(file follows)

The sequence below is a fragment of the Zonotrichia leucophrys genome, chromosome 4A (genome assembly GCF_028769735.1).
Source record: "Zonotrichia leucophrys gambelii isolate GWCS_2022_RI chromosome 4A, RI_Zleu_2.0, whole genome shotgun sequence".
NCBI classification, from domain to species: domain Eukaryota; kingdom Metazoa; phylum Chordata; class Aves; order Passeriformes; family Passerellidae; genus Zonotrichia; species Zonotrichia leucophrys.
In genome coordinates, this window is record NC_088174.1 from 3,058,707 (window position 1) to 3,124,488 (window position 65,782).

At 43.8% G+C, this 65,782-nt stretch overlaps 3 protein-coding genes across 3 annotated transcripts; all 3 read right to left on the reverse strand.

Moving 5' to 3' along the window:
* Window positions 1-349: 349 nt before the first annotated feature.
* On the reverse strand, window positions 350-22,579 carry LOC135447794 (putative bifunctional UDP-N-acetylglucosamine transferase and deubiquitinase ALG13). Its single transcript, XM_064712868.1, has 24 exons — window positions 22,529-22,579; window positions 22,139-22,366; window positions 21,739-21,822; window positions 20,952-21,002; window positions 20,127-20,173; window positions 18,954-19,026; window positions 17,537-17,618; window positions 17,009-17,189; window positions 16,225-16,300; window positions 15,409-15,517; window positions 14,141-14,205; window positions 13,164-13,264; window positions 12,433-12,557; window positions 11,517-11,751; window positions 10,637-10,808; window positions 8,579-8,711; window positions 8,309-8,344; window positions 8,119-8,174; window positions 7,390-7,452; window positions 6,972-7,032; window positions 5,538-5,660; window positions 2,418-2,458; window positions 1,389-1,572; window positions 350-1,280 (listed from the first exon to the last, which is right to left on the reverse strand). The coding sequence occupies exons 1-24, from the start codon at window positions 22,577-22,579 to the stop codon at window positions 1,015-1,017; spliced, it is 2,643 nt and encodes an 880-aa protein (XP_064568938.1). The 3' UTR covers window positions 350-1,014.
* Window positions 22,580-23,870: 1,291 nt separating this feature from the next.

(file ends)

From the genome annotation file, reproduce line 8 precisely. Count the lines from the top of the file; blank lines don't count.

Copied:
* On the reverse strand, window positions 350-22,579 carry LOC135447794 (putative bifunctional UDP-N-acetylglucosamine transferase and deubiquitinase ALG13). Its single transcript, XM_064712868.1, has 24 exons — window positions 22,529-22,579; window positions 22,139-22,366; window positions 21,739-21,822; window positions 20,952-21,002; window positions 20,127-20,173; window positions 18,954-19,026; window positions 17,537-17,618; window positions 17,009-17,189; window positions 16,225-16,300; window positions 15,409-15,517; window positions 14,141-14,205; window positions 13,164-13,264; window positions 12,433-12,557; window positions 11,517-11,751; window positions 10,637-10,808; window positions 8,579-8,711; window positions 8,309-8,344; window positions 8,119-8,174; window positions 7,390-7,452; window positions 6,972-7,032; window positions 5,538-5,660; window positions 2,418-2,458; window positions 1,389-1,572; window positions 350-1,280 (listed from the first exon to the last, which is right to left on the reverse strand). The coding sequence occupies exons 1-24, from the start codon at window positions 22,577-22,579 to the stop codon at window positions 1,015-1,017; spliced, it is 2,643 nt and encodes an 880-aa protein (XP_064568938.1). The 3' UTR covers window positions 350-1,014.